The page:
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Techniques for Candies

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  • Techniques for Candies

    Here we go boys ! what different technique's do you use for applying these products ?

  • #2
    Re: Techniques for Candies

    go light, my heavy hand can easily fark these up. I try to just do one pass with candies but my compulsive mind wants to dump it on.

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    • #3
      Re: Techniques for Candies

      ALRIGHTY THEN,here we go.
      I had lots of issues with all type and brands of candies.burning,drowling,you name it i had it.
      "UNTIL I MET PBTP"THANKS TO TODD @TNC, AND ALSO DONALD @PBTP......
      I HAVE BEEN CURING MY CANDIES @LIKE 350-375 FOR A LITTLE BIT LONGER PERIOD OF A TIME.
      ALSO I'VE NOTICED THAT KEEPING AWAY FROM THE HEATER ELEMENTS HELPS TOO.
      I SOME TIMES USE A METAL DEFLECTOR TO KEEP DIRECT HEAT TO MY CANDIES AND THEY TURN OUT SWEET.NOW THIS MAY VERY FOR OVEN MANUFACTORS FOR THE WAY THEY ARE BUILT....
      ,BUT THIS IS WHAT WORKS FOR ME.........

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      • #4
        Re: Techniques for Candies

        come on boys, what about Kv and air pressure?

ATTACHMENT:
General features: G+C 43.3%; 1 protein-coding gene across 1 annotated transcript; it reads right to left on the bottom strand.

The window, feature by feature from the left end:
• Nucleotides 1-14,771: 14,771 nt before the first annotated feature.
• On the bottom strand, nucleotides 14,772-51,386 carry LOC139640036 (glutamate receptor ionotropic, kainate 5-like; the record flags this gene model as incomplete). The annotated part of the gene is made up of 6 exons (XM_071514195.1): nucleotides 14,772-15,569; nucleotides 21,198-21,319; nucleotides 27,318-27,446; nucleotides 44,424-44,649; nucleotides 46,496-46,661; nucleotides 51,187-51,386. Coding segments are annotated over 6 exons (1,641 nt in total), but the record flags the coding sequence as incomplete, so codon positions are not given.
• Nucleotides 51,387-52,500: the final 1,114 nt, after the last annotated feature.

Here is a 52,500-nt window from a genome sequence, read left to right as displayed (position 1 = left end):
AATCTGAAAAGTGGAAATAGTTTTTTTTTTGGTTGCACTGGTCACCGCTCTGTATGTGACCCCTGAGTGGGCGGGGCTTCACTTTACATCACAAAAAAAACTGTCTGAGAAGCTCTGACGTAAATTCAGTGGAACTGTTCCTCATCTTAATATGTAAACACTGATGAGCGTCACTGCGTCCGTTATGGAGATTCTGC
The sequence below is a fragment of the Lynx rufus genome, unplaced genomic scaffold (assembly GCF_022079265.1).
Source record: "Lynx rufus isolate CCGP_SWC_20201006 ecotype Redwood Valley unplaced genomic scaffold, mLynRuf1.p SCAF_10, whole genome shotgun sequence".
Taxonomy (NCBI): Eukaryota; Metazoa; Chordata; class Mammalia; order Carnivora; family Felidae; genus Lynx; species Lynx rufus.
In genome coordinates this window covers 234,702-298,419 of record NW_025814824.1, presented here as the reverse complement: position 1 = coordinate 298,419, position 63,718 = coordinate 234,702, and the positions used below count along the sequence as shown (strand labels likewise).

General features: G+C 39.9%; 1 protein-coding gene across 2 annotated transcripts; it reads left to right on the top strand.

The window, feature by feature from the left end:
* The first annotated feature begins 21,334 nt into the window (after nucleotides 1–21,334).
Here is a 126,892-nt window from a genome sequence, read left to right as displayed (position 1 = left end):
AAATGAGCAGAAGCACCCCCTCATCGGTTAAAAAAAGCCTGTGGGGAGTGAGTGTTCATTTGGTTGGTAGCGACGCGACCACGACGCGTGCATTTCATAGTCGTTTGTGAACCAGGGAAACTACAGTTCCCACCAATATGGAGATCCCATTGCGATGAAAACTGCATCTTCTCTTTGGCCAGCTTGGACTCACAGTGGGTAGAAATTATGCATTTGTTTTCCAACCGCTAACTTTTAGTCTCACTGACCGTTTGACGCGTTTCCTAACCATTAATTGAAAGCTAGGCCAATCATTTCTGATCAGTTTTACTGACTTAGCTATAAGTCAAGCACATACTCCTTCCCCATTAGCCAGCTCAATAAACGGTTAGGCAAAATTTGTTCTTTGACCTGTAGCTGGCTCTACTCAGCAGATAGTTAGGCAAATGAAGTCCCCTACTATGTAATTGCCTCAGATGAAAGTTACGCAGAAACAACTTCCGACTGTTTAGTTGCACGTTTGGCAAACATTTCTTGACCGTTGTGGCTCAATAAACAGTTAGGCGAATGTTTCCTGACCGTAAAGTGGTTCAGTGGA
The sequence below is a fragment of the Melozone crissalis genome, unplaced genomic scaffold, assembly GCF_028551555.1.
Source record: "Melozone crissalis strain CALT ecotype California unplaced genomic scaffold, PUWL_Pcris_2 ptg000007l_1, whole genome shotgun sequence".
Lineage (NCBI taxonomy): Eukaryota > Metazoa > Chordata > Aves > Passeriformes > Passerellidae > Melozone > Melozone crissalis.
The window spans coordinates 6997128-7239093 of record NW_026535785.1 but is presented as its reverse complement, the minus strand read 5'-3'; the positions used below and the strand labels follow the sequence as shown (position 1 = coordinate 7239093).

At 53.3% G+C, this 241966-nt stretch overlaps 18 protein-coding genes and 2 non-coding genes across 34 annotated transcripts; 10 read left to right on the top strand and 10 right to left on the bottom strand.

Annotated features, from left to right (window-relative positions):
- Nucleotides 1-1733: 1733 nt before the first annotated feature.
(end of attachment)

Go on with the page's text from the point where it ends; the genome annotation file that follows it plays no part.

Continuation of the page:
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        • #5
          Re: Techniques for Candies

          KV and Air pressure on the C-4 2008 Wanger (cup gun)

          25-45 KV

          Air pressure between 2 and 3 depending on how the powder floats on. If the powder is very light I turn the air pressure more to the 2 setting.

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          • #6
            Re: Techniques for Candies

            What is the base coat?

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            • #7
              Re: Techniques for Candies

              alot of coaters are using the Silver Explosion or am I wrong?

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              • #8
                Re: Techniques for Candies

                Originally posted by THEKING
                alot of coaters are using the Silver Explosion or am I wrong?
                Yes you are right. I also like bose silver under .

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                • #9
                  Re: Techniques for Candies

                  I have coated some fresh chromed parts in candy purple and they came out great. I did notice that if I cured the powder according to the enclosed cure schedule, I would get some orange peel. I learned to fix this by bringing the part up to about 250 and let the powder flow out until it was as smooth as glass, then i would cure as recommended. Works well!

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                  • #10
                    Re: Techniques for Candies

                    Originally posted by Slightly Warped
                    I have coated some fresh chromed parts in candy purple and they came out great. I did notice that if I cured the powder according to the enclosed cure schedule, I would get some orange peel. I learned to fix this by bringing the part up to about 250 and let the powder flow out until it was as smooth as glass, then i would cure as recommended. Works well!